In our morning reading: thoughts on translation, a review of Gina Nutt’s new book, and more.
There’s something slippery about the contemporary literary essay, which sometimes seems designed to allow its real subject—perhaps a personal experience or a critical intervention—to evade capture by the reader for as long as possible. The essayist will often present an accrual of observations or vignettes structured to reveal meaning in fits and starts, as if to state a thesis outright would be to strip it of its fragile ephemerality. But this delicate art of obfuscation becomes a natural mode of narration in Gina Nutt’s Night Rooms, an exquisite collection of linked essays that centers the idea of escape as a presiding principle, not just in form—as these essays break from conventional expectations in provocative ways—but also in content. In these pages, the grounding conventions of the horror film serve as handholds as the essays circle around themes of the body and grief and survival. All the while, something sinister lurks in the white space between the paragraphs, an unnamed threat that is felt rather than seen.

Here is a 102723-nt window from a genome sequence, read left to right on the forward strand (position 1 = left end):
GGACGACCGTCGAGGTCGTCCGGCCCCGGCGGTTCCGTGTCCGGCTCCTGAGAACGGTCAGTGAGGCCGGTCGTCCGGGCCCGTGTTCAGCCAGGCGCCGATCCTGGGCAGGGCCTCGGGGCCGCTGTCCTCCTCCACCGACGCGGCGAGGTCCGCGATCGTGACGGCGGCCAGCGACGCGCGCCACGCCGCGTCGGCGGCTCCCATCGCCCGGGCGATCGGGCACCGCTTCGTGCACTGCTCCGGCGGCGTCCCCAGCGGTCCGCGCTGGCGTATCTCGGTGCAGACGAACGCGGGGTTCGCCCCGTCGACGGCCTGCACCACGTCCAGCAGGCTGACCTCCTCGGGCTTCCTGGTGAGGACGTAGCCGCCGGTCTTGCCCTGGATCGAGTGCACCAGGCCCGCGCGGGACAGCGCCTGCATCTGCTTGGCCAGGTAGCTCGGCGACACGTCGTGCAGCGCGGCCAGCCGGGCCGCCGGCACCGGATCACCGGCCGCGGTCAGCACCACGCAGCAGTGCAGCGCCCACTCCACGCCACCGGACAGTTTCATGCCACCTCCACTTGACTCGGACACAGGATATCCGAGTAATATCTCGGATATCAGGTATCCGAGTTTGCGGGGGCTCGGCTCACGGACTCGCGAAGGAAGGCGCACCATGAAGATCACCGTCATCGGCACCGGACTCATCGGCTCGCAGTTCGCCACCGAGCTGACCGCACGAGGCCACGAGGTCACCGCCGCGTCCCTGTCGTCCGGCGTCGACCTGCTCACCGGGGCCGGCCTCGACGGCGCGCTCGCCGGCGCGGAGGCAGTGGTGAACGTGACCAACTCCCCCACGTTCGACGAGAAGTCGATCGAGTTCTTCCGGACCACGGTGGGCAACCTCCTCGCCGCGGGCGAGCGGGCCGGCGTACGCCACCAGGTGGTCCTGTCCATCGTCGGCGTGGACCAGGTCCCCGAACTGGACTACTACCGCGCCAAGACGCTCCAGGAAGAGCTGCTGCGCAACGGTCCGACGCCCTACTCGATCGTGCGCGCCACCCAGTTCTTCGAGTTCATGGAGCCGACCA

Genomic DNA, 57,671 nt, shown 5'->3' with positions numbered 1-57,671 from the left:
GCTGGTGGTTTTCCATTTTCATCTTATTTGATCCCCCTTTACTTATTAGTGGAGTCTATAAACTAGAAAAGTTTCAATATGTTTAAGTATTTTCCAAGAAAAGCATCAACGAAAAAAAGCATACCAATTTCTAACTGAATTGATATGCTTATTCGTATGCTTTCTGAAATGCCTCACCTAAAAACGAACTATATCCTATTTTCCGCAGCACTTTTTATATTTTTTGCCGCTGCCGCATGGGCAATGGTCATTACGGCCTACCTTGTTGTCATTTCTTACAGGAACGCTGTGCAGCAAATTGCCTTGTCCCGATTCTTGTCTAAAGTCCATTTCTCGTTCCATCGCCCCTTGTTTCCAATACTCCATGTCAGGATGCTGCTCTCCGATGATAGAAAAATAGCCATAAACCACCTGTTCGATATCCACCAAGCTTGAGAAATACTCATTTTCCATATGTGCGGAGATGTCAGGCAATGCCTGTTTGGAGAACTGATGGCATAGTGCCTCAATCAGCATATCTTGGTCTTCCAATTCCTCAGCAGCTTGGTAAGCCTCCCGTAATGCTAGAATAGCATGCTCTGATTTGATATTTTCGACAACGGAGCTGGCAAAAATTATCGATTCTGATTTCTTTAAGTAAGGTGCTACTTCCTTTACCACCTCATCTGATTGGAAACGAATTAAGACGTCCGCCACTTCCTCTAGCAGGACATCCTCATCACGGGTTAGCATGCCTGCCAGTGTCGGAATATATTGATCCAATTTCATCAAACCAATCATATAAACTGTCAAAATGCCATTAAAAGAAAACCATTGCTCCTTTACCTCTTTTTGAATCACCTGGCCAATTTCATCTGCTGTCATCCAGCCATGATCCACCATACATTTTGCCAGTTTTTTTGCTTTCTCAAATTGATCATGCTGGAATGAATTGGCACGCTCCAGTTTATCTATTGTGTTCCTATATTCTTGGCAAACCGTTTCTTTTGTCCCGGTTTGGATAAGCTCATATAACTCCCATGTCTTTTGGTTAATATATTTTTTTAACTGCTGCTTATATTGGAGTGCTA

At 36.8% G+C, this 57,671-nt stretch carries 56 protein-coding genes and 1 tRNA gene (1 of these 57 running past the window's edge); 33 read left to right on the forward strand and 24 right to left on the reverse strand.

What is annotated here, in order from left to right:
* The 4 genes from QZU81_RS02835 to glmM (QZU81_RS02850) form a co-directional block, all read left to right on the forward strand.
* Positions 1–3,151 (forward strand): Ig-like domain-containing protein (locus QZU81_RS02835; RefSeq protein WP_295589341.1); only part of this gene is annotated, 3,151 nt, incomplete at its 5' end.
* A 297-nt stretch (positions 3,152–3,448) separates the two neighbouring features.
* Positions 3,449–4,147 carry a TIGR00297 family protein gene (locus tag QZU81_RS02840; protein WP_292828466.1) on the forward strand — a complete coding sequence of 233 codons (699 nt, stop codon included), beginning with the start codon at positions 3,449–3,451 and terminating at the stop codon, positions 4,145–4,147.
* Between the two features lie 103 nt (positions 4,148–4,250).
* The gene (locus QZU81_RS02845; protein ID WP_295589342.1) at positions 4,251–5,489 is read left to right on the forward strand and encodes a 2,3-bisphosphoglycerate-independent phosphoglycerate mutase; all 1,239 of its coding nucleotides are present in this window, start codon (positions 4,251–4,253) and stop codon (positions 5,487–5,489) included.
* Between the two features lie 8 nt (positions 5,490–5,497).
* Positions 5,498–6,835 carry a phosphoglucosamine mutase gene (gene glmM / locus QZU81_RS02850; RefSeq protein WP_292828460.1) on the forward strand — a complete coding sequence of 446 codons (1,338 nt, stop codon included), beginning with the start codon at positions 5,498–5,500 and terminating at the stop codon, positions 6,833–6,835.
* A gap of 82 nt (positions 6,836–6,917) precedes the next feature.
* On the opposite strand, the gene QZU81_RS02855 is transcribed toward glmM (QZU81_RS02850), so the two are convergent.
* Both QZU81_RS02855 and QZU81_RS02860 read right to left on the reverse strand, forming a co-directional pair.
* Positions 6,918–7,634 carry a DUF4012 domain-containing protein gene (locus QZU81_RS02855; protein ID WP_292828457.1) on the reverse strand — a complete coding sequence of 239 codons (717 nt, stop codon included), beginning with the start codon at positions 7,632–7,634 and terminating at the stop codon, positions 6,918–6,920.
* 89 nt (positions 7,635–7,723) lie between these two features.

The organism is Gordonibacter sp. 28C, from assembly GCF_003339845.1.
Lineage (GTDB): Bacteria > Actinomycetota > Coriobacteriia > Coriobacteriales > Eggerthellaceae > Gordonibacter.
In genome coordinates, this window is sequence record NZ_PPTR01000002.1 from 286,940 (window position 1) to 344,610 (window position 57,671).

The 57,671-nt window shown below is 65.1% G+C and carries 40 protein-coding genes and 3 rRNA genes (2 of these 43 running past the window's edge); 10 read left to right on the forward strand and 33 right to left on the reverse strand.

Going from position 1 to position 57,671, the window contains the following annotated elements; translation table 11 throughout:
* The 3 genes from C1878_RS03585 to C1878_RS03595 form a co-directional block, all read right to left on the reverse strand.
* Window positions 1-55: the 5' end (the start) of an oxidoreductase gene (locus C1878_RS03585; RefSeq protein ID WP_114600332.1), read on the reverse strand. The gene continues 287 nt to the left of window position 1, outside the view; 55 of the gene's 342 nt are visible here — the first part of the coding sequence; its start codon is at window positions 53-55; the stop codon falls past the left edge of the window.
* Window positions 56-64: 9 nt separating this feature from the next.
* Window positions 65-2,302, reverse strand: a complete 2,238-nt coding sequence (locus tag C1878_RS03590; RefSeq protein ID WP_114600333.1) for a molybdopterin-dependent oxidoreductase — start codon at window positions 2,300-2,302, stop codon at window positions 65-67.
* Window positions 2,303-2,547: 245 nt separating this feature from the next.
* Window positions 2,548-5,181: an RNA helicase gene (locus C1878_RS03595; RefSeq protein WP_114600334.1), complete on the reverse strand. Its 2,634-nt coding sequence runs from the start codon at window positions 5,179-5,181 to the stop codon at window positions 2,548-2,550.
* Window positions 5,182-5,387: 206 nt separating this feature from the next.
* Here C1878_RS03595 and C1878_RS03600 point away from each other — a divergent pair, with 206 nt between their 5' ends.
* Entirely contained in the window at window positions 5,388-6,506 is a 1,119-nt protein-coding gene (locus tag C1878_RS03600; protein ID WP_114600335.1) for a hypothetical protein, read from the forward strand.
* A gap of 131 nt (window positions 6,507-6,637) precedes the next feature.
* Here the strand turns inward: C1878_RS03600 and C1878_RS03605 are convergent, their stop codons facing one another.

Afternoon Bites: Rebecca Watson’s Fiction, Ed Brubaker, Gina Nutt Interviewed, Sunburned Hand of the Man, and More
In our afternoon reading: thoughts on Rebecca Watson’s new book, interviews with Forsyth Harmon and Ed Brubaker, and more.
Afternoon Bites: Gina Nutt’s Essays, Lincoln Michel on Copyright, Douglas A. Martin’s Latest, and More
In our afternoon reading: thoughts on books by Gina Nutt and Juan Villoro, Lincoln Michel on copyright, and more.
In our afternoon reading: interviews with Gina Nutt and Te-Ping Chen, a discussion of novels and intimacy, and more.
In our morning reading: an interview with Michael Cisco, an award for Sarah Pinsker, and more.